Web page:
By Teresa Holloway
ANDERSON COUNTY – As autumn approaches, thoughts often turn to heavy trick or treat bags, Thanksgiving tables laden with succulent foods, bedecked Christmas trees overflowing with gifts or any of the other blessings so common to most today.
The cooler days of fall provide welcome relief from the scorching heat, but they are followed quickly by brutal winter weather. Early Texas families didn’t always welcome the change of seasons. From the days of settlement until the 1940s, living with the wolf at the door was not just an adage.
The lack of ready food found in the spring and summer months, the onset of cold related illnesses, the lack of warm clothing and steady heating frequently brought many early families to their knees financially.
Some hardy families struggled through until the next spring, barely scraping by with help from churches or relatives. Not all were so lucky.
Far too many ended up in the poorhouse. Called an almshouse, a poor farm or any other moniker designating the living arrangements of the impoverished, some of these poorhouses were mere steps away from slavery or indentured servitude.
In early America, the poor had no place in normal society and were often discarded with the same negligence as the insane, mentally disabled, diseased, orphaned or widows with no breadwinner.
Despite the cause of the poverty, be it famine, crop failure, illness or even the death of the provider, poverty was considered shameful to those afflicted and reportedly, the society in which they lived.
The Texas Historical Commission conducted a survey in 1987 and discovered Anderson County had one of the roughly 65 poorhouses in the 254 counties of Texas. Located 2.5 miles south of Palestine on FM 322, the farm’s main building still stands.
Outbuildings are gone, but the stone walls and iron bars still stand in stark contrast to the hay bales in the distance. A modern, historical marker designates the location for the THC and visitors.
Prior to and during the Civil War, churches and family members were able to help those indigents who, for whatever reason, could not fend for themselves at the time. After the war, things changed.
The influx of returning, now homeless or destitute veterans and their families, immigrants and other evacuees created a burden too large for the small settlements and churches to bear.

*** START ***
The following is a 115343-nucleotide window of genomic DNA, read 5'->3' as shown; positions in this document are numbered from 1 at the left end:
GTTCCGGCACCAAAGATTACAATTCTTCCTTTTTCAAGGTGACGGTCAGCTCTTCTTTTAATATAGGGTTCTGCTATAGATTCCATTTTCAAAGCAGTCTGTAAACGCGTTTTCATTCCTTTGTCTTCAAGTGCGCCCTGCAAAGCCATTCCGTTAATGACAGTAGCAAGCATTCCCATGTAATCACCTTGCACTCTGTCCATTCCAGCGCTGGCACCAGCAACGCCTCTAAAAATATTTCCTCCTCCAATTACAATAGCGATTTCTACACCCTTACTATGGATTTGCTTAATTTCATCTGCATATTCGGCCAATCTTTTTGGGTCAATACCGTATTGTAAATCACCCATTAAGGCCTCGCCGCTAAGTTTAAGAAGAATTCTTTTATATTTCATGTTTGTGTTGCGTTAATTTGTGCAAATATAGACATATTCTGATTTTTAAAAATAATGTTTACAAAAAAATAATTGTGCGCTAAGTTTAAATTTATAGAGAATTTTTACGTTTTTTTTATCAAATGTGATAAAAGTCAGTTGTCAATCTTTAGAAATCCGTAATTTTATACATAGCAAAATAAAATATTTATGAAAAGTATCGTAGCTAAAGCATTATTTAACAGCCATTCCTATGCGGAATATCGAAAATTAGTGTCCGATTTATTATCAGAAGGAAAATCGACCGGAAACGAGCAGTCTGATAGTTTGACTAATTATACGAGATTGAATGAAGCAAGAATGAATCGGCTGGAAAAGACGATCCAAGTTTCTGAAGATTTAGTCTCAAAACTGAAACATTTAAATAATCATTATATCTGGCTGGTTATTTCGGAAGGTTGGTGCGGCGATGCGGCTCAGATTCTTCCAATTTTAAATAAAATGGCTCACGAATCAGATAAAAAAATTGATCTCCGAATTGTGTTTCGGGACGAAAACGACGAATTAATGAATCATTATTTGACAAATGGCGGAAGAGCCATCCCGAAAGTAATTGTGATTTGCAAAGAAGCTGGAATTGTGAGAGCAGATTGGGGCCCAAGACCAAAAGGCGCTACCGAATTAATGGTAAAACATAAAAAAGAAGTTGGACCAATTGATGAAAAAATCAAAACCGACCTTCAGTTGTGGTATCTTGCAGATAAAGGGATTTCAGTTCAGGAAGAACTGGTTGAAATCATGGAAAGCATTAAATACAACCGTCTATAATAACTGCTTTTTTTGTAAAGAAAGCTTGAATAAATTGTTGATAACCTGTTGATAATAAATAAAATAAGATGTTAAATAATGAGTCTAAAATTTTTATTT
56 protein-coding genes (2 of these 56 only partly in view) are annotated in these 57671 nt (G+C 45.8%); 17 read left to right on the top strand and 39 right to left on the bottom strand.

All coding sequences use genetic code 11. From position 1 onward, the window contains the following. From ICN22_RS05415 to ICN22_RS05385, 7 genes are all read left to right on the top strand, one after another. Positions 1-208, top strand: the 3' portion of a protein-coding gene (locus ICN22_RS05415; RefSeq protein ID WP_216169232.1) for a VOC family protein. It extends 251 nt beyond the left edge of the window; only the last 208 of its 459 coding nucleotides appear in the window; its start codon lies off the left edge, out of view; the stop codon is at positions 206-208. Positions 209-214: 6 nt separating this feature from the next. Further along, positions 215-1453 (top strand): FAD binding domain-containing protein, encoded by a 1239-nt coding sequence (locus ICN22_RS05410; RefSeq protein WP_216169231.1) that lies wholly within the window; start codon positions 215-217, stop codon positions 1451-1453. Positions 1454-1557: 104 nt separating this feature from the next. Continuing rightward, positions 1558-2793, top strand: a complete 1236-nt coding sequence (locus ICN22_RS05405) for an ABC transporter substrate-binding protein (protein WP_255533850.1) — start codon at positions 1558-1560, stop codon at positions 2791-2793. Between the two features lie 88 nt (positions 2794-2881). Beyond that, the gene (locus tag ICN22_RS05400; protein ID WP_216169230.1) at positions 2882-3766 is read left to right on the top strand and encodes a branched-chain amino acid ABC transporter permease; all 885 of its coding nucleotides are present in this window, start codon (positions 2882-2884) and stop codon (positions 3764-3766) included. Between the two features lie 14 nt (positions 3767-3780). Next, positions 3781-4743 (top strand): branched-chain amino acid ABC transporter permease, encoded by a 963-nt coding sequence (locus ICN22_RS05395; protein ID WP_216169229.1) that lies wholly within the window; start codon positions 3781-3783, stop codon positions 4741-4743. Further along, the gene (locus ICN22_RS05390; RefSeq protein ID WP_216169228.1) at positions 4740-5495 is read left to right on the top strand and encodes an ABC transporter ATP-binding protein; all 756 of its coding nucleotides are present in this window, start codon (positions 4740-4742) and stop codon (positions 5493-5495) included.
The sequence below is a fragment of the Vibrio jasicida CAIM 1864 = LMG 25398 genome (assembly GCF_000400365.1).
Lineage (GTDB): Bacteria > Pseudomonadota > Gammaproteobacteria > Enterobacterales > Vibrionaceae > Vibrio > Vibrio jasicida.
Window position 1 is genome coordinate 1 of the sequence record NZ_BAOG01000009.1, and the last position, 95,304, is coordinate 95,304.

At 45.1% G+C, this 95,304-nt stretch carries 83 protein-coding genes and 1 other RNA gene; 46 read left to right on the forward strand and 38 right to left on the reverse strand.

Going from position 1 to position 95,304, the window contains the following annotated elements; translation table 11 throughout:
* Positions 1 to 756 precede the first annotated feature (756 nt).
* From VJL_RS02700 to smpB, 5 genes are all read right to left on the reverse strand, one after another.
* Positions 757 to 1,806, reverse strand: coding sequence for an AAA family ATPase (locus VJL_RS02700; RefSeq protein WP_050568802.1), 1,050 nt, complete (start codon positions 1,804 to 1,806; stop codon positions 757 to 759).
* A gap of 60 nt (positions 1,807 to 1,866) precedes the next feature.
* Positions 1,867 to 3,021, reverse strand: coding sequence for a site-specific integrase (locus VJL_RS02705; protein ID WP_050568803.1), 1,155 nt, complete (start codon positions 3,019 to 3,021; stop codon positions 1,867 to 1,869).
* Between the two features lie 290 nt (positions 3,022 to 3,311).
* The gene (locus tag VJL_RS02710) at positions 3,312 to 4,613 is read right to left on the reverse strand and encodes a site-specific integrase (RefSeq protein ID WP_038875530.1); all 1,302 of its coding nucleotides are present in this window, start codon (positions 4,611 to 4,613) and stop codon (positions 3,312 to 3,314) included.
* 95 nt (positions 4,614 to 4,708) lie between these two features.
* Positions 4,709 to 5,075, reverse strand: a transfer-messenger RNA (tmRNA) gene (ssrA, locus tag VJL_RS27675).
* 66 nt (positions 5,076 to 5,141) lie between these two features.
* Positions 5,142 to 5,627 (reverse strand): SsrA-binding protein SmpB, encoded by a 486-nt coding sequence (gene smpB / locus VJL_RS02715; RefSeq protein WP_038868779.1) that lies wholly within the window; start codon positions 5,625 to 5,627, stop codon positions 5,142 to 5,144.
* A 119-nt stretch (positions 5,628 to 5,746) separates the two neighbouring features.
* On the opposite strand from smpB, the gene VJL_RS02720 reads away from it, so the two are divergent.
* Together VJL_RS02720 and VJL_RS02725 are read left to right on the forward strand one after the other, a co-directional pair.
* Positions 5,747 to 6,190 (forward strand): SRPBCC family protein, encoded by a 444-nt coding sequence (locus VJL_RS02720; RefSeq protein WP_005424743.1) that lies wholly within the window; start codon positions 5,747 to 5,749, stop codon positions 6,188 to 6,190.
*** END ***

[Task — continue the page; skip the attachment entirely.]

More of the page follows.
In what was probably an earnest attempt to alleviate the problem, the State of Texas amended the Constitution to address the issue.
The State assigned care of the destitute to the individual counties and the Manual Labor Poor House or farms were created.
Assigned to the poorhouse were all those citizens who could not provide for themselves. For whatever reason, the petty criminals, the ill, the mentally challenged and orphans and widows unable to sustain themselves were housed together and pressed into labor.
In 1884, the Anderson County farm consisted of a potato barn, a superintendent’s home, housing for the indigents and a jail. The farm was in operation until sometime in the 1940s, though by the 1930s most of the remaining residents were the elderly, the ill or those unfortunates stricken with impairments.
Anderson County farm was arguably one of the more humane of these facilities, THC research indicates. Though most farms did not even list the living on their premises, much less the dead, Anderson County at least maintained records and had access to medical care.
THC research shows the superintendent of the farm was allotted $6.50 per month to provide food and clothing for the paupers and twenty cents per day to feed the convicts and farm hands.
The county paid for clothing, medicine and doctor visits for the tenants, but no funds were allotted for “babies nursing their own mothers.”
While many farms reputedly practiced abuse, neglect of the ill or other inhumane treatments, including ‘selling’ an individual or family into indentured servitude for one year or more, many more were well intentioned and simply unable to maintain the basic necessities on short funding provided by counties during those hard years.
The poorhouses, officials reasoned, were not meant to provide comfort equal to that which one could earn by working and contributing, according to the historical research.
Researcher Debbie Cottrell found most farms closed with the introduction of federal assistance programs during the Great Depression.
By Teresa Holloway